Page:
The keyboard is pretty easy to slide out, with minimal effort needed and a pleasing click registered when fully extended.
The great thing LG has done here is to bring a decent number of keys to the party with the Intouch Max GW620 - there's a full set of QWERTY buttons, four directional keys and a full range of numbers too, making tapping out a message a very swift task indeed.
The travel on the keys is similarly good, making it very easy to simply shuffle across the keyboard and write messages without having to go back and correct yourself. There seems to be a slew of full QWERTY devices coming to market at the moment with the likes of Nokia N97, the Motorola Milestone or the BlackBerry Bold 9700, but we'd have to say the keyboard on this little device is probably the best around at the moment.
LG Intouch Max GW620: Interface
Android might have been done to death by a number of firms recentlyt, but the problem with that is unless there's some re-skinning going on, such as we've seen on the HTC Hero with the Sense UI for instance, there's not a lot more that can be done with the OS.
However, that's sort of solved by the speed with which Android is being updated - since November last year when it arrived in the UK on the T-Mobile G1, we've seen around four major upgrades, with many little ones in between.
So here's our issue with the LG Intouch Max GW620 - it manages to do something cool by bringing a new skin to the Android experience, but it also is stuck on a very low-end version of the Android firmware in the shape of 1.5.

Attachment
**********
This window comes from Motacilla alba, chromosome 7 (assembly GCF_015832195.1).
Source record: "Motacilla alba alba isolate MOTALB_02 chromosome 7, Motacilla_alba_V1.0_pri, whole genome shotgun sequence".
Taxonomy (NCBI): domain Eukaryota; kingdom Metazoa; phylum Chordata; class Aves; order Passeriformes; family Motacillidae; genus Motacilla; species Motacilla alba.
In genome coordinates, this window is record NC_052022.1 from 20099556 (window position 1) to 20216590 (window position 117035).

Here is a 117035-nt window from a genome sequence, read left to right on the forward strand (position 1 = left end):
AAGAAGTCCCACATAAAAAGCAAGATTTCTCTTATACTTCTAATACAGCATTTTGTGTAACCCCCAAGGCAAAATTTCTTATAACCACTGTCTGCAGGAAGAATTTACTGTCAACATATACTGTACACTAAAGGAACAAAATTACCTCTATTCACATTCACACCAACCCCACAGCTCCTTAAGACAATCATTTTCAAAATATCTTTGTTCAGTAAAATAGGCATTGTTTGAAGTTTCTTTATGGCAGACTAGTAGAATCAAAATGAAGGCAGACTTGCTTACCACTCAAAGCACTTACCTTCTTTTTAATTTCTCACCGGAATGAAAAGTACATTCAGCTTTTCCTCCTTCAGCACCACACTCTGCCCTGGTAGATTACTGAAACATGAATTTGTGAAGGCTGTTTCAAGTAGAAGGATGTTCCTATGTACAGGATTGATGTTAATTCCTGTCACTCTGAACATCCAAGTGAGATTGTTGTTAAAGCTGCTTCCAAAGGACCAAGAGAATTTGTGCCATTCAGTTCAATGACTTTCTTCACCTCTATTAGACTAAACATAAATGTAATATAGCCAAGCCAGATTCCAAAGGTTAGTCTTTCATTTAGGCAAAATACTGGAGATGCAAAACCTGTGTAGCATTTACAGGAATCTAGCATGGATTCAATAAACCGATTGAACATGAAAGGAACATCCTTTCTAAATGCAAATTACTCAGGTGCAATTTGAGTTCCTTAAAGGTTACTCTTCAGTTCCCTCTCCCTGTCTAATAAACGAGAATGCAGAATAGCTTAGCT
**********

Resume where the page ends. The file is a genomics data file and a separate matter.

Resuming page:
To put this in context, it's the same firmware that the HTC Magic debuted on in the first half of 2009, and doesn't have a whole lot of cool tricks to show off like the Motorola Milestone does with Android 2.0.
But thanks to the Lord of Mobonia for upgrades - we can't imagine that LG will leave its first Android device lumbered with an archaic version of Android, so we expect this to update in the near future for better mobile use.
Anyway, back to the skin, and LG has done something pretty impressive here in offering a sort of dual boot option for its users. You can either have the vanilla Android option, complete with three home screens and the standard menu, or decide to use LG's effort, which is very similar indeed to the S-Class interface the Korean firm has so lovingly been putting on its device for the past year or so.
The former is just as we said, the basic Android experience, meaning the neat pull-down notifications bar from above the screen, the cool pull-tab menu system with the iPhone-a-like grid of applications on the phone, and the three customisable home screens to dump icons onto.